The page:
IT managers believe there is a discrepancy between how they and their organisations judge success.
According to surveys conducted by the Chartered Management Institute (CMI) IT managers view personal success by making an impact at work and developing their colleagues, but think their organisations are more focused on market leadership and profit margins.
By submitting your personal information, you agree that TechTarget and its partners may contact you regarding relevant content, products and special offers.
The findings, taken from research projects conducted over the past 15 months, also show that the majority of IT managers (69%) believe that "enjoying work" is crucial to success, yet only 3% believe that their employers share this view.
In addition, 56% of IT managers judge success by the extent to which they develop their teams, but felt that only 33% of organisations mark this as a priority.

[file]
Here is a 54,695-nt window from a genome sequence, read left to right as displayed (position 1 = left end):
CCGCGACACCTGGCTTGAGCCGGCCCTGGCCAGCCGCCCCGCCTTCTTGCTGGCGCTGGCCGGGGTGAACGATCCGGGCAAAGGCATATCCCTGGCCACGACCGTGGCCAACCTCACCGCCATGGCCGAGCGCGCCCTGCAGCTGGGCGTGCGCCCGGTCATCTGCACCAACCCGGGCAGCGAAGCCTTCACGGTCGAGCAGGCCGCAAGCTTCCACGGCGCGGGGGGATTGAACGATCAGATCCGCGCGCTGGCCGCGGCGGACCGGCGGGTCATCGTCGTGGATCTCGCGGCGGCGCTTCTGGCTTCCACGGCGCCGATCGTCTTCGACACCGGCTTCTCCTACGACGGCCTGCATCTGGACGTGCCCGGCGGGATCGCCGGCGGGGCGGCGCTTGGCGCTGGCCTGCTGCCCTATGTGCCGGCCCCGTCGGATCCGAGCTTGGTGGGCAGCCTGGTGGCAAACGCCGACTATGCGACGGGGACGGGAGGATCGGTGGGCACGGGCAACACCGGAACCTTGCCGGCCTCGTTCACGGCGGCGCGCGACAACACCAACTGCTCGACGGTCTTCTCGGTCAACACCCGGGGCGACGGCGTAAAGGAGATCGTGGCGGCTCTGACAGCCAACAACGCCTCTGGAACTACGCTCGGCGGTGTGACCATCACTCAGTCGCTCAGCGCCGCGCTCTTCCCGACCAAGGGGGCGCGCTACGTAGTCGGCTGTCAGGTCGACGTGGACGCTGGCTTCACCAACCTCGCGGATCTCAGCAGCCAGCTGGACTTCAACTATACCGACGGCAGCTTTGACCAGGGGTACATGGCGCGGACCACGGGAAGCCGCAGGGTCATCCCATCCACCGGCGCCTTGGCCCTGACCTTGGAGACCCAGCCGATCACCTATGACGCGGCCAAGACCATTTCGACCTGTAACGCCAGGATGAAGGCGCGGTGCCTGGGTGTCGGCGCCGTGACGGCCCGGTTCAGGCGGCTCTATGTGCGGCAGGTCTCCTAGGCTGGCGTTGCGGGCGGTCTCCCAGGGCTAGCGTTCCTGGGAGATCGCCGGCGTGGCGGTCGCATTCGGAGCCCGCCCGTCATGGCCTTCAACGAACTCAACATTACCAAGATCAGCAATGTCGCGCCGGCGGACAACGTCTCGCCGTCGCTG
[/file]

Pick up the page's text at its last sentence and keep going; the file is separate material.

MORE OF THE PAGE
This raises concerns not only in view of the growing recognition of skills shortages in the UK, but also for the lack of communication within organisations, said the CMI.
Just over 36% of IT managers also believed that “achieving a flexible lifestyle” is the mark of professional success, but thought that only 3% of employers concurred with this.
The perception of differing opinions comes against a backdrop of IT managers resolving to spend more time with friends and family this year (41%) and planning to change jobs (14%).
Jo Causon, director for marketing and corporate affairs at the CMI, said, “Success clearly means different things to different people, but the disparity between the aims and objectives of the manager and how they view their company’s priorities reveals a need for better internal communication.
“Managers should voice professional needs so their definition of success is known, while the organisation needs to create a clear understanding of its corporate objectives to ensure employees and future employees feel an alignment to the corporate culture," she said.
Related article: IT manager staff turnover higher than other sectors
Comment on this article: firstname.lastname@example.org